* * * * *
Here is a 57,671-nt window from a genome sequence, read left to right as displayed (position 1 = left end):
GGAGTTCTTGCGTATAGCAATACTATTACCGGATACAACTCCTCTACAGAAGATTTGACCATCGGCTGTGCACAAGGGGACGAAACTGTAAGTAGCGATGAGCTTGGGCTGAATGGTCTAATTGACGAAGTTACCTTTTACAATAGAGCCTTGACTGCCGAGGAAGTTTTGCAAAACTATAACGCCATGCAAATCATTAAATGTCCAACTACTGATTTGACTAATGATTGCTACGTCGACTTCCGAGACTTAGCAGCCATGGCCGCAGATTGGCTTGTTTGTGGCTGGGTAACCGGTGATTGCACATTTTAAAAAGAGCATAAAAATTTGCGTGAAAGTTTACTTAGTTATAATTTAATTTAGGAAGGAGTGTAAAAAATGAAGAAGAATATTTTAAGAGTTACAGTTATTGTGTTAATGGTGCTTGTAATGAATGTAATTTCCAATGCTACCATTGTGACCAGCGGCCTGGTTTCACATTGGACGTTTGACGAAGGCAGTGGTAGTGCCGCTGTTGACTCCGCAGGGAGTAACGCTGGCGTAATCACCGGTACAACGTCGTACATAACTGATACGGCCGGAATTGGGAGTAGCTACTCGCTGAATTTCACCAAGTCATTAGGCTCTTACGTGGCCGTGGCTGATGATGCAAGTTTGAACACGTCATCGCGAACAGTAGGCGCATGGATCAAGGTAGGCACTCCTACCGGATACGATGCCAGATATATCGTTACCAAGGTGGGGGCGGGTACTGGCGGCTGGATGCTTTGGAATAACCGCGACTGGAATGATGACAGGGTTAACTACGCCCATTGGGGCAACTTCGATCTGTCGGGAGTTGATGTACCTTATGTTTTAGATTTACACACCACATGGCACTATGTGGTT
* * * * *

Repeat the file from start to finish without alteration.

Here is a 57,671-nt window from a genome sequence, read left to right as displayed (position 1 = left end):
GGAGTTCTTGCGTATAGCAATACTATTACCGGATACAACTCCTCTACAGAAGATTTGACCATCGGCTGTGCACAAGGGGACGAAACTGTAAGTAGCGATGAGCTTGGGCTGAATGGTCTAATTGACGAAGTTACCTTTTACAATAGAGCCTTGACTGCCGAGGAAGTTTTGCAAAACTATAACGCCATGCAAATCATTAAATGTCCAACTACTGATTTGACTAATGATTGCTACGTCGACTTCCGAGACTTAGCAGCCATGGCCGCAGATTGGCTTGTTTGTGGCTGGGTAACCGGTGATTGCACATTTTAAAAAGAGCATAAAAATTTGCGTGAAAGTTTACTTAGTTATAATTTAATTTAGGAAGGAGTGTAAAAAATGAAGAAGAATATTTTAAGAGTTACAGTTATTGTGTTAATGGTGCTTGTAATGAATGTAATTTCCAATGCTACCATTGTGACCAGCGGCCTGGTTTCACATTGGACGTTTGACGAAGGCAGTGGTAGTGCCGCTGTTGACTCCGCAGGGAGTAACGCTGGCGTAATCACCGGTACAACGTCGTACATAACTGATACGGCCGGAATTGGGAGTAGCTACTCGCTGAATTTCACCAAGTCATTAGGCTCTTACGTGGCCGTGGCTGATGATGCAAGTTTGAACACGTCATCGCGAACAGTAGGCGCATGGATCAAGGTAGGCACTCCTACCGGATACGATGCCAGATATATCGTTACCAAGGTGGGGGCGGGTACTGGCGGCTGGATGCTTTGGAATAACCGCGACTGGAATGATGACAGGGTTAACTACGCCCATTGGGGCAACTTCGATCTGTCGGGAGTTGATGTACCTTATGTTTTAGATTTACACACCACATGGCACTATGTGGTT